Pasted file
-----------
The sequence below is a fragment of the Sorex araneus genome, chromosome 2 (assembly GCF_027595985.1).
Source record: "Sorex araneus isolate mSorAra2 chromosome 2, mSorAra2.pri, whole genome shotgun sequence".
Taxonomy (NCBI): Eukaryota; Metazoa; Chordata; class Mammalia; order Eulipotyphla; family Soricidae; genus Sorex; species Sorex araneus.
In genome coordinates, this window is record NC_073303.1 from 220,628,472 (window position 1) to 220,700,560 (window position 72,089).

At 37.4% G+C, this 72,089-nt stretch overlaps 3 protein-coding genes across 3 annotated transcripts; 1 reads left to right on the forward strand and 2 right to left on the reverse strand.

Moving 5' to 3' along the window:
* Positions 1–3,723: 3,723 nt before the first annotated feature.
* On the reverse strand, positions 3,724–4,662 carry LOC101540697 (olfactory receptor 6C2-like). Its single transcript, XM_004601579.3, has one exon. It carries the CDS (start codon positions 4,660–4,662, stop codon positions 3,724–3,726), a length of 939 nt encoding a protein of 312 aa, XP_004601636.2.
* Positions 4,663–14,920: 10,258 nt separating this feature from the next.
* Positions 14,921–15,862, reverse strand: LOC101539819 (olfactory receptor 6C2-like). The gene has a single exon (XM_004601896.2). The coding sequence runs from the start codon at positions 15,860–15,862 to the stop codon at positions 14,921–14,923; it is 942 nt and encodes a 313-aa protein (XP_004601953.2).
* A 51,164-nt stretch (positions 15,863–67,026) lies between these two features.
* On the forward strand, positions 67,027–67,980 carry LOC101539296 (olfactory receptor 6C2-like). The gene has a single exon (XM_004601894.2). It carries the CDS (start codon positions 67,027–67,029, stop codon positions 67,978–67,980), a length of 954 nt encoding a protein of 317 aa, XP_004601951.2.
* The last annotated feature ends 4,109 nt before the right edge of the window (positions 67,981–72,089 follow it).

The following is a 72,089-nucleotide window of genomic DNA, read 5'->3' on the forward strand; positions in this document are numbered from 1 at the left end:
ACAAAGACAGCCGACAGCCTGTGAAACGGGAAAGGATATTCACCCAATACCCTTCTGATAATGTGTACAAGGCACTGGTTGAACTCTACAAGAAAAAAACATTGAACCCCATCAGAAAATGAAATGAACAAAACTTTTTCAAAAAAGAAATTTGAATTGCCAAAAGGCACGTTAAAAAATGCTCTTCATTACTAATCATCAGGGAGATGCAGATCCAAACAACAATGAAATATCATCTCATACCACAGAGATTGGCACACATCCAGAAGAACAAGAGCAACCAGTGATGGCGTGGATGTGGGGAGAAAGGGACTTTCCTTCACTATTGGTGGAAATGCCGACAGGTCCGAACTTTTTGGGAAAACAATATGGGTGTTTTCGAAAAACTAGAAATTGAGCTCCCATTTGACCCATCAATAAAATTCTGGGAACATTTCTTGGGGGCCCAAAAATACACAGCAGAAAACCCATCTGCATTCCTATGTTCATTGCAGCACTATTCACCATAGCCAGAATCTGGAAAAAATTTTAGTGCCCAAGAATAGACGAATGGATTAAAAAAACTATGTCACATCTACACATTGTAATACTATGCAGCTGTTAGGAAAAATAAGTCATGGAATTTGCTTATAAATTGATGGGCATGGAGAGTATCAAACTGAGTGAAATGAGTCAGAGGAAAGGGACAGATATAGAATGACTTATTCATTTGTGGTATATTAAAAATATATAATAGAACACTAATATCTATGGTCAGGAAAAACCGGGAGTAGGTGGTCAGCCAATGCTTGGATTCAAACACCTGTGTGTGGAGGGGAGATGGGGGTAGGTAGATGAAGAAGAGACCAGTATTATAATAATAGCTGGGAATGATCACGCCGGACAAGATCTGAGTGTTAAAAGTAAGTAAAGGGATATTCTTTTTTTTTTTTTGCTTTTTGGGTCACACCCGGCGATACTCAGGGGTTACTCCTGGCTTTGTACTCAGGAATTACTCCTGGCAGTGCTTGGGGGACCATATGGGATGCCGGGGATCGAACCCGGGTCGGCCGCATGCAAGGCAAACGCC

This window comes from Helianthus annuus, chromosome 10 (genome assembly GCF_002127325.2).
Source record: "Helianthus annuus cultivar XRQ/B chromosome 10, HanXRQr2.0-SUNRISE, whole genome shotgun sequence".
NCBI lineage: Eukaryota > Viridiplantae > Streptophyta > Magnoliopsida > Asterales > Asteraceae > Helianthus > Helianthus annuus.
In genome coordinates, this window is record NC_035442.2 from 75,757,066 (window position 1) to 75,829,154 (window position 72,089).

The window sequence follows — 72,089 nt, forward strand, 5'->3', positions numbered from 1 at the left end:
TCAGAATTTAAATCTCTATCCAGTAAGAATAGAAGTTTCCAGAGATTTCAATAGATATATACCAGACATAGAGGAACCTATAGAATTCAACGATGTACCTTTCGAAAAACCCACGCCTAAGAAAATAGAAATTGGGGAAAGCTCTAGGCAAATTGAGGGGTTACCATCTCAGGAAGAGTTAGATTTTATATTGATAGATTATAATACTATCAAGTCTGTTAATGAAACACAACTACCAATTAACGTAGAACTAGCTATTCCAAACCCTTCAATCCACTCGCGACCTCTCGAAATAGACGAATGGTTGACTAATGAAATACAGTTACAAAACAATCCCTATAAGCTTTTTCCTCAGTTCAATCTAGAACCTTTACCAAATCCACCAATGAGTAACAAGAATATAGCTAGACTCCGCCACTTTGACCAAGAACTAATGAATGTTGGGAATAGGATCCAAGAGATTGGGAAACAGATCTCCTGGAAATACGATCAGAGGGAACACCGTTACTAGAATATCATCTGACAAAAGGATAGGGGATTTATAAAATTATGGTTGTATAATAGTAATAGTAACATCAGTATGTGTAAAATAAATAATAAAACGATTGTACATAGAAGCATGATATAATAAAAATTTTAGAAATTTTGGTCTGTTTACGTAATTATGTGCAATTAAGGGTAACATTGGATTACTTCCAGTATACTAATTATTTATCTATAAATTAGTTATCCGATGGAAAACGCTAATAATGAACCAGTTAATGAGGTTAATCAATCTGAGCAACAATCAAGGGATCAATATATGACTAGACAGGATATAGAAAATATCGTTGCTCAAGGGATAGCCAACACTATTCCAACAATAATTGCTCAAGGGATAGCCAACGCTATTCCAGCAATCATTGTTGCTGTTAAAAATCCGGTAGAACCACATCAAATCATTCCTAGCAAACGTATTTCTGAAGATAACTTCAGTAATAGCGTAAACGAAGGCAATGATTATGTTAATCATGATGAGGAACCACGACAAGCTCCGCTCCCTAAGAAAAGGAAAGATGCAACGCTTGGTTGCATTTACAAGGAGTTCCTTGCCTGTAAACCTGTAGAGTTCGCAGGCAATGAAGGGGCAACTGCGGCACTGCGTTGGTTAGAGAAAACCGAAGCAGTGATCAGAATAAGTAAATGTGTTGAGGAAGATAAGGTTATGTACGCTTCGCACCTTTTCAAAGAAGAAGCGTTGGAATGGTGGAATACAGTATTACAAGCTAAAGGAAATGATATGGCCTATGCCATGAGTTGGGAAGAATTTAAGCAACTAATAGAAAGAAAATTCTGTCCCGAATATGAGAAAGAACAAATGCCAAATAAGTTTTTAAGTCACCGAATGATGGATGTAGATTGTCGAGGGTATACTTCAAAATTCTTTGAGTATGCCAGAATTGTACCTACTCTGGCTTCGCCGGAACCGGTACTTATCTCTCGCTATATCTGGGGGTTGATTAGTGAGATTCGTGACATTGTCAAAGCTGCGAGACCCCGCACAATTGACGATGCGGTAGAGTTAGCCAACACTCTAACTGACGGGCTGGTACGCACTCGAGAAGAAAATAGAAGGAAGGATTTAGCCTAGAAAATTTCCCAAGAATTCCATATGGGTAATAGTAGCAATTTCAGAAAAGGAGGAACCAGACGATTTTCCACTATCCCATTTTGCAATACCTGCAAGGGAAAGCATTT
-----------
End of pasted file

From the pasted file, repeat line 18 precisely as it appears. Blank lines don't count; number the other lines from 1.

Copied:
NCBI lineage: Eukaryota > Viridiplantae > Streptophyta > Magnoliopsida > Asterales > Asteraceae > Helianthus > Helianthus annuus.